Reprint Address: Vlad, S (reprint author)
Univ Waterloo, Dept Civil & Environm Engn, 200 Univ Ave W, Waterloo, ON N2L 3G1, Canada.
[ 1 ] Univ Waterloo, Dept Civil & Environm Engn, Waterloo, ON N2L 3G1, Canada
Thank you for the inspiration Oddball! I've learned a great deal from this forum and you specifically over the years. We appreciate your support. I agree with both you and Grinch that the reproductive system looked problematic with the large size and number of eggs. I believe you are right and she had a difficult time reabsorbing them or that abnormality led to the loss of life.Outstanding journal necropsy! I'm sorry that the conditions allowing such an investigation requires such a loss.
I agree with Grinch in that the egg-bound condition may have led to a sepsis condition. Ovoviviparous species tend to absorb eggs that are past their usefulness. A chemical change or calcification of the ovum could have prevented the conditions needed for reabsorption by the female. I once saw a crude test where a suspected calcified egg was freeze dried then subjected to a hydrochloric acid wash. A reaction from the calcifications proved that the egg had been infused with calcium preventing the body from reabsorbing the egg as nutrients back to the body. The massive protein bolus of the egg's nutrients became a battlefield of bacteria leading to sepsis of the reproductive organs and blood poisoning of the specimen.
In preserving the pattern of the specimen, I'd recommend the Japanese art called; Gyutaku or fish-printing.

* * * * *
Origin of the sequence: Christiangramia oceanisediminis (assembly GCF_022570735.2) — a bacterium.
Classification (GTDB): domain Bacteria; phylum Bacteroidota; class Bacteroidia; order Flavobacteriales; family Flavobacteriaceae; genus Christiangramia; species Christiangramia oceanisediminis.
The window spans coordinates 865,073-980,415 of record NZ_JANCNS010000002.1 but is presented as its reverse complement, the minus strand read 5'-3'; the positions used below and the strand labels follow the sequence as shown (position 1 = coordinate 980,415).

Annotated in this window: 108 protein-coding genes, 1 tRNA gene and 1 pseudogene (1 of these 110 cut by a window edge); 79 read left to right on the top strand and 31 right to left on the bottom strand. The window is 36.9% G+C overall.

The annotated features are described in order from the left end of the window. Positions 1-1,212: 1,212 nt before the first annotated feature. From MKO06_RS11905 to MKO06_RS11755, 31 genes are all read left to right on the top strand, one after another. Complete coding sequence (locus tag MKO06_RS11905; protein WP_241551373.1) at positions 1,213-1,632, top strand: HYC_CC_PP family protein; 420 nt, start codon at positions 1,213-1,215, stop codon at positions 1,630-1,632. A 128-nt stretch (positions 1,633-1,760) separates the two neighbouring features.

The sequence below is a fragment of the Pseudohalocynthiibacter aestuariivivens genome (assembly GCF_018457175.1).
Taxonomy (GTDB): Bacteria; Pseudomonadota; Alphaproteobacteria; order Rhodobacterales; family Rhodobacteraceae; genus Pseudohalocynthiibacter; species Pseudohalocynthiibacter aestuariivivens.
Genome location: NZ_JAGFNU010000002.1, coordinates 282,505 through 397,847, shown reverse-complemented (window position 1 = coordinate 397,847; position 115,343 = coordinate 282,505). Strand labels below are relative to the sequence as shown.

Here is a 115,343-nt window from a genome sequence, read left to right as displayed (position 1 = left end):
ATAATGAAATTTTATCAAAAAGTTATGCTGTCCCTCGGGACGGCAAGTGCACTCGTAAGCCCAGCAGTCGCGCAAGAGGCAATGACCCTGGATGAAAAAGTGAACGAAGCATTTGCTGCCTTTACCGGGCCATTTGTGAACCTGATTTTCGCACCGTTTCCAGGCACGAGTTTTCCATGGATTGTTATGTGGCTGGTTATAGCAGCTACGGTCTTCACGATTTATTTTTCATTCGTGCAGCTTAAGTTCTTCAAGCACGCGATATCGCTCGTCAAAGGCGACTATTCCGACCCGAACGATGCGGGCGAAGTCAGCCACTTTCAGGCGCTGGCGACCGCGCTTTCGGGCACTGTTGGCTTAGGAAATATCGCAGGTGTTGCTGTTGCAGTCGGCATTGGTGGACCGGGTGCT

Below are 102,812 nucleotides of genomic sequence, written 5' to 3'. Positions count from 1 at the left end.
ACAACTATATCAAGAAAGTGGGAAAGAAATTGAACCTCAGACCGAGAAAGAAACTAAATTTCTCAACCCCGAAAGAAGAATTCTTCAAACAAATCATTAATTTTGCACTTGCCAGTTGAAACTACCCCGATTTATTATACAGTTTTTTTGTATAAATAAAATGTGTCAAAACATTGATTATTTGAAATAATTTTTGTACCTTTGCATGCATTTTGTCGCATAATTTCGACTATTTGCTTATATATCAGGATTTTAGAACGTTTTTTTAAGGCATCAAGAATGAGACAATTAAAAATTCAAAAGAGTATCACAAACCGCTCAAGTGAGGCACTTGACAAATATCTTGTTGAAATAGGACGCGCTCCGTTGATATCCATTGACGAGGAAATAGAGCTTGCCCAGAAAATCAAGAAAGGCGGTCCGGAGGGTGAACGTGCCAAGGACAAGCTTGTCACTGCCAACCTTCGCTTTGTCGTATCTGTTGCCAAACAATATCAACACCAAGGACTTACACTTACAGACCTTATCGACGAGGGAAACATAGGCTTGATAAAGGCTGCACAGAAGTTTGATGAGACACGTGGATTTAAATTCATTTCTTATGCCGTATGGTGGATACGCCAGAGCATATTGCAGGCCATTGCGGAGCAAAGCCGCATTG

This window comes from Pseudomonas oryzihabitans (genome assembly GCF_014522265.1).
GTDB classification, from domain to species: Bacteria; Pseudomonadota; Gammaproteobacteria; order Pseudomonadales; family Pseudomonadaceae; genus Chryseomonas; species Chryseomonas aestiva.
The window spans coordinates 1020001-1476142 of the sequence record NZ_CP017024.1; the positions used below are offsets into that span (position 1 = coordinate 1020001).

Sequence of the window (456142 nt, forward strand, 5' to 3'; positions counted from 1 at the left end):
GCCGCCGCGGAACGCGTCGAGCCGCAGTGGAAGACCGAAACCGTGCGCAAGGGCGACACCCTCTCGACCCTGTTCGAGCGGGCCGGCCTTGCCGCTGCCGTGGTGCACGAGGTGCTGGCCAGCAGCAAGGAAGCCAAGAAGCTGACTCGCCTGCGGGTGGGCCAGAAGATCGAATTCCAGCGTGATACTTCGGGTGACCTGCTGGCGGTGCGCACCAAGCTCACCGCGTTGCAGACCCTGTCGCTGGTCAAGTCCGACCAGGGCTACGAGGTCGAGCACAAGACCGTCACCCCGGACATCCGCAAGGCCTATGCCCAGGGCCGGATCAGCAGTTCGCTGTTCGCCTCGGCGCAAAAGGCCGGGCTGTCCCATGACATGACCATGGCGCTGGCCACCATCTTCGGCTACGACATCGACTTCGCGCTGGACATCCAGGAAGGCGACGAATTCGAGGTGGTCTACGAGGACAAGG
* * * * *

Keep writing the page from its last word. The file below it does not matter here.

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There are 'how-to' videos on the procedures and many books available on this ancient art form.
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In using this art form, transfer defects can be filled in and blended. Also, colors can be matched to what the living specimen displayed. The traditional backings can be readily sealed against fading and olfactory by-products better than a wet, slimy towel can.
To further the investigative possibilities of future necropsies, I highly recommend incorporating a dissection microscope into the study. Simple slide-prep procedures are available on-line from numerous sites. Checking blood and viscera for bacteria/fungi/protozoans/etc. may yield blaring answers for the reason of a sudden-death loss. Dissection microscopes are easily found in places like eBay for much better prices than those at university or medical supply outlets. (pic is just one example. There are many brands and configurations available. Many have digital cameras allowing computer storage of microscope captures for later study and manipulation by software).
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Finally, off the top of my head, for expensive specimens as this ray, I recommend consulting your local vet in the procedure to draw and preserve blood samples for sending off to the proper lab for a basic battery of testing. Your vet may be willing to provide the drawing materials, standard and anti-coagulant blood tubes, and anything else he feels may assist in the necropsy. More involved testing may include blood culturing for bacteria and fungi but, those may be cost prohibitive.